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A numerical investigation of drug extravasation using a tumour–vasculature microfluidic device

  • Wei Li
  • Hao-Fei Wang
  • Sahan T. W. Kuruneru
  • Tong Wang
  • Emilie Sauret
  • Zhi-Yong Li
  • Chun-Xia Zhao
  • Yuan-Tong Gu
Research Paper
  • 73 Downloads

Abstract

Understanding drug extravasation from the leaky vasculature to tumour sites based on the enhanced permeability and retention effect (EPR) is of critical importance for designing and improving drug delivery efficiency. This paper reports a tumour–vasculature microfluidic device consisting of two microchannels (top channel and bottom channel) separated by a porous membrane. To investigate drug extravasation, a numerical two-phase mixture model was developed and validated using experimental results. This is the first time that a two-phase mixture model is used to investigate drug extravasation through the simulated leaky vasculature in a microfluidic device. After the flow structures and drug distribution were numerically examined, the effects of parameters including the velocity of blood flow, drug concentration, and the degree of blood vessel leakiness as represented by the membrane porosity were systematically investigated. This numerical model offers a powerful tool to study drug extravasation through leaky vasculature, and the simulated results provide useful insights into drug extravasation and drug accumulation at tumour sites.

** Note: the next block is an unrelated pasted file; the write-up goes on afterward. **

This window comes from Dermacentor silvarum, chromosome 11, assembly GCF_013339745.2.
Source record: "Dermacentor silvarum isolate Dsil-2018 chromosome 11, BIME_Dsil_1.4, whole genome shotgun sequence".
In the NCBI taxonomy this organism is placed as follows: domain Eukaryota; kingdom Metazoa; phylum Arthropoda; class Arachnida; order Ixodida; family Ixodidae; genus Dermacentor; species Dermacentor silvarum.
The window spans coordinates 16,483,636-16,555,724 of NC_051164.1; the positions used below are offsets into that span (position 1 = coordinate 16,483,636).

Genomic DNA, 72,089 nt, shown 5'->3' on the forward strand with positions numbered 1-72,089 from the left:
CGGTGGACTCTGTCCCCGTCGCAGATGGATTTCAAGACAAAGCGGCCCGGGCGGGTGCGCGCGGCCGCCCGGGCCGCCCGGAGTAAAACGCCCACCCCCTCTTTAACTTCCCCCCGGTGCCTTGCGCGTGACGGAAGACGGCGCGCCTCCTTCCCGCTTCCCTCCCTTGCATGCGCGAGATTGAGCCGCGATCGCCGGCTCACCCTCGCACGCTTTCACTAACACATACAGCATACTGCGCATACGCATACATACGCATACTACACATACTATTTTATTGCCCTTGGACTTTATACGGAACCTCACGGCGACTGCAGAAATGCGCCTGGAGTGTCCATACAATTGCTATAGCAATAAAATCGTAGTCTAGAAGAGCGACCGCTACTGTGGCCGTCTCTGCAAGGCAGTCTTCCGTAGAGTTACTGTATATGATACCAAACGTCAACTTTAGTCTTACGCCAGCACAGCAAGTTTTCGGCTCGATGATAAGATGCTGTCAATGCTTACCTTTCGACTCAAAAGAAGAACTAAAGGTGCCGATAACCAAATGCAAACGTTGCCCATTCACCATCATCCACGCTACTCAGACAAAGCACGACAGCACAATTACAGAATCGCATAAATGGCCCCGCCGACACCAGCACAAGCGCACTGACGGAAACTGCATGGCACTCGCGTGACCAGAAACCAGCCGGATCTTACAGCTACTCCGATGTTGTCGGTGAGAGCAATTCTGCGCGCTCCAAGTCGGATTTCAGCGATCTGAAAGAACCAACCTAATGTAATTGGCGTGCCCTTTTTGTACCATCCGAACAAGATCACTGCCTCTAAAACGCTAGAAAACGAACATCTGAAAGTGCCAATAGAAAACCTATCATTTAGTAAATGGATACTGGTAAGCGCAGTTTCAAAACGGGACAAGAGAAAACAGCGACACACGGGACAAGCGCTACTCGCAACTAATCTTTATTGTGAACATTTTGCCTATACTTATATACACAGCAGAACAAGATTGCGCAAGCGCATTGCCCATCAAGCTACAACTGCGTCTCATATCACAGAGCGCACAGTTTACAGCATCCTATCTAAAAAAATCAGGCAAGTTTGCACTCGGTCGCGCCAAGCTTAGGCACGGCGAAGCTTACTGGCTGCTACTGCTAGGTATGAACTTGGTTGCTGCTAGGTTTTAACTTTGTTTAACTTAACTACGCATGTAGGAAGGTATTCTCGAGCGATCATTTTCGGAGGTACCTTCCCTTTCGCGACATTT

Keywords

Numerical investigation Drug extravasation Tumour–vasculature Microfluidic device 

Notes

Acknowledgements

Supports from the ARC Linkage Project (LP150100737) and High-Performance Computing of Queensland University of Technology (QUT) are gratefully acknowledged. C.-X Zhao acknowledges financial support from the award of the Australian Research Council (ARC) Future Fellowship (FT140100726). This work was performed in part at the Queensland node of the Australian National Fabrication Facility (ANFF-Q), a company established under the National Collaborative Research Infrastructure Strategy to provide nano- and micro-fabrication facilities for Australia’s researchers.

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Copyright information

© Springer-Verlag GmbH Germany, part of Springer Nature 2018

Authors and Affiliations

  • Wei Li
    • 1
  • Hao-Fei Wang
    • 2
  • Sahan T. W. Kuruneru
    • 1
  • Tong Wang
    • 3
  • Emilie Sauret
    • 1
  • Zhi-Yong Li
    • 1
  • Chun-Xia Zhao
    • 2
  • Yuan-Tong Gu
    • 1
  1. 1.School of Chemistry, Physics & Mechanical EngineeringQueensland University of TechnologyBrisbaneAustralia
  2. 2.Australian Institute for Bioengineering and NanotechnologyThe University of QueenslandBrisbaneAustralia
  3. 3.Queensland Brain InstituteThe University of QueenslandBrisbaneAustralia

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